The future of CX: How artificial intelligence will humanise every customer journey

Printed in part at Salesforce Australia & NZ Blog.


Technology often gets in the way of having meaningful human experiences, and is the leading driver for frustration amongst colleagues and customers alike. Remember the last time you picked up the phone to converse with a company’s call centre, only to be left frustrated at the first hurdle – trying to get past the voice activated menu. Or when you visited your local GP, and they looked at their computer screen typing notes as you talked.

If anything, technology is often responsible for de-humanising the experience. But when used appropriately, technology can recede and almost disappear as people get immersed in new experiences that amplify the best in humanity.

What makes a good experience, a great experience?

The difference between a good experience and a great one is empathy – when it touches people in a unique way. Empathy is the capacity to understand or feel what another person is experiencing from within their frame of reference. A great experience is one where the customer is understood and gifted with an experience that not only meets their functional needs, but their emotional and social needs as well. A customer that wants to be inspired is very different to a customer that wants to be served as efficiently and quickly as possible – and whilst both customers may be headed in the same direction, the journey they take to get there will be different.

The difference between a good experience and a great one includes serendipity — the value of the unexpected, to be surprised, elated. There is a new battleground emerging around the future of customer experience, and it’s centred around how you make your customers feel, think and act. Emotion is fast becoming the future of customer experience. They may not remember what you showed them or offered them, but they will remember how you made them feel. This is not simply customer satisfaction – satisfaction determines whether the customer will return a product or ask for a refund. No, this is much more than that! This is about whether the customer felt excited, passionate, enlightened, amused, entertained, adored, respected, amazed….enough to promote your brand to their friends and families with so much passion that their connections can’t help but be caught up in the experience too.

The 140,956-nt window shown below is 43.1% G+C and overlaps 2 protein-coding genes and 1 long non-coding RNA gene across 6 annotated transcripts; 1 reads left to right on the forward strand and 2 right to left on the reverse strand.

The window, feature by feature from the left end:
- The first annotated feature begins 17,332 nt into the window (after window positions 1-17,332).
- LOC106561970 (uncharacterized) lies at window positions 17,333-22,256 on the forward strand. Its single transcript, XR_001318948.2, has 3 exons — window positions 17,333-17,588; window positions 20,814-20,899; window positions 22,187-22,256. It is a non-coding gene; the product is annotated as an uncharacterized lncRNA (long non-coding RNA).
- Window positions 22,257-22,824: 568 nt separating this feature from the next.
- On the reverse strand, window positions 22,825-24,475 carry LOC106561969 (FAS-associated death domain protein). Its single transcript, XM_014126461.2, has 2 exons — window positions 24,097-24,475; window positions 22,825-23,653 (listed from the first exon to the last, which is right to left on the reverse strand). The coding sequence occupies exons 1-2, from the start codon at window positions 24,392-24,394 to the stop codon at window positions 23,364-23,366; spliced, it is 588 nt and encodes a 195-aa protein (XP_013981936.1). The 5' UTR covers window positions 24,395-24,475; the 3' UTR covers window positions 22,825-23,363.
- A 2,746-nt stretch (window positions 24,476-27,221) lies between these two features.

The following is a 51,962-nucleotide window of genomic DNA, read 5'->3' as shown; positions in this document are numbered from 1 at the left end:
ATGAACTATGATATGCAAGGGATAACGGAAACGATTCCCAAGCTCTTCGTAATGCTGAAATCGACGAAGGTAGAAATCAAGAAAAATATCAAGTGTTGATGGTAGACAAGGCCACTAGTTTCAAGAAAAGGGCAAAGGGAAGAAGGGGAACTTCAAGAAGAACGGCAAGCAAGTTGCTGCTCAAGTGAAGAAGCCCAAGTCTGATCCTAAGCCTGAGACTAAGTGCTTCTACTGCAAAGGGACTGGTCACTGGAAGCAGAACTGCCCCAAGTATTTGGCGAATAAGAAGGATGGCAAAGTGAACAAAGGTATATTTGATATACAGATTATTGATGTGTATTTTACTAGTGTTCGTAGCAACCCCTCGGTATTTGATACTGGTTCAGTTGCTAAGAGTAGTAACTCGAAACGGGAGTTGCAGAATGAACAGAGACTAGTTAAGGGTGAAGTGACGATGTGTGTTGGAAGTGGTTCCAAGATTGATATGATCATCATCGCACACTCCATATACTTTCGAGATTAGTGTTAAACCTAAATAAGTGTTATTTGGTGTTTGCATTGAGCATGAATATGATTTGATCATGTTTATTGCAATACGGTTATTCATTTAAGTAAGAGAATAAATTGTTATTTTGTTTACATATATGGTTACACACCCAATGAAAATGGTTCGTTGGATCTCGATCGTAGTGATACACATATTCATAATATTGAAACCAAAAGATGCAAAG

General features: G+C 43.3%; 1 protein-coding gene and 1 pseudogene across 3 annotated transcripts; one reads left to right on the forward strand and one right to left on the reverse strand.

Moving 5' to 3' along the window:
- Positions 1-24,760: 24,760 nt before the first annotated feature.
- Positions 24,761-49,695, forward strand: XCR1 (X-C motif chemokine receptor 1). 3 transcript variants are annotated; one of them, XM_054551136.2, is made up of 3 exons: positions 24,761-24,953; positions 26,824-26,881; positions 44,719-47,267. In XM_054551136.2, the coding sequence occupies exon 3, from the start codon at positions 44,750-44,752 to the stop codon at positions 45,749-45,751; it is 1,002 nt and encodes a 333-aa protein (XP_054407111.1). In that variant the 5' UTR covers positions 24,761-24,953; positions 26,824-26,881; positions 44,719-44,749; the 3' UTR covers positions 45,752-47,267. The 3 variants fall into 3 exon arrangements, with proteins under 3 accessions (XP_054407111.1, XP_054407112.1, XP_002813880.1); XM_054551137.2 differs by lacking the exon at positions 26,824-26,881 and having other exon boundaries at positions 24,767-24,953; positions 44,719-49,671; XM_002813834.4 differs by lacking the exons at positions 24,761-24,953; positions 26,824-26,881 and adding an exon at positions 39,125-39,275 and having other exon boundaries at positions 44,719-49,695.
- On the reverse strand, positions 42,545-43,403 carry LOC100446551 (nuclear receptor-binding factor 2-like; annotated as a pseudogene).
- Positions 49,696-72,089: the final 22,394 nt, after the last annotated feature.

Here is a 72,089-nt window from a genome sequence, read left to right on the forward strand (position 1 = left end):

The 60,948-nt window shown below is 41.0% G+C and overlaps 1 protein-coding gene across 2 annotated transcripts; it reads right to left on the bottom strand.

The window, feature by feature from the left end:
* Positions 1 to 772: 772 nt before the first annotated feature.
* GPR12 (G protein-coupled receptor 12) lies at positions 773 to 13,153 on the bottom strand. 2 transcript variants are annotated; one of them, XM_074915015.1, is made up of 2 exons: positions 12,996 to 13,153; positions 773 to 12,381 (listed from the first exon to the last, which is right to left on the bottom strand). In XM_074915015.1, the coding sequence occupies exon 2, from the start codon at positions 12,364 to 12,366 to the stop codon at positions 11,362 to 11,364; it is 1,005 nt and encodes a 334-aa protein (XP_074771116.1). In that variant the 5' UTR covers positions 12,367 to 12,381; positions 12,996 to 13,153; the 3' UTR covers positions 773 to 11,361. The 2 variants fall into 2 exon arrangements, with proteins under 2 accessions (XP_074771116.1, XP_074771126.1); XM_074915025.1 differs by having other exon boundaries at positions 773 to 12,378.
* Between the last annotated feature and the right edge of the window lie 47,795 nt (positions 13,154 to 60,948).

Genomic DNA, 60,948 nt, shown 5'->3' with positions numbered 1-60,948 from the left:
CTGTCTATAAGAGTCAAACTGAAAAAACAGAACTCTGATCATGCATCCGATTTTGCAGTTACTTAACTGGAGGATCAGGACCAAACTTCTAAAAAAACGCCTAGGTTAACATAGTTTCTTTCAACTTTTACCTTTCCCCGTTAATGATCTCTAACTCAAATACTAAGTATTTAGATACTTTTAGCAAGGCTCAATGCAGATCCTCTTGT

The difference between a good experience and a great one respects privacy – and I don’t just mean from a data perspective. We live in a crazy, busy world. People are overwhelmed with information, notifications and interactions. Now more than ever, people are looking to escape reality and be in a private moment, without being isolated. Great experiences are founded on knowing when to connect with customers, and more importantly, when not to connect. Customers need to feel supported, encouraged, enlightened, but never overwhelmed with information, decisions and updates.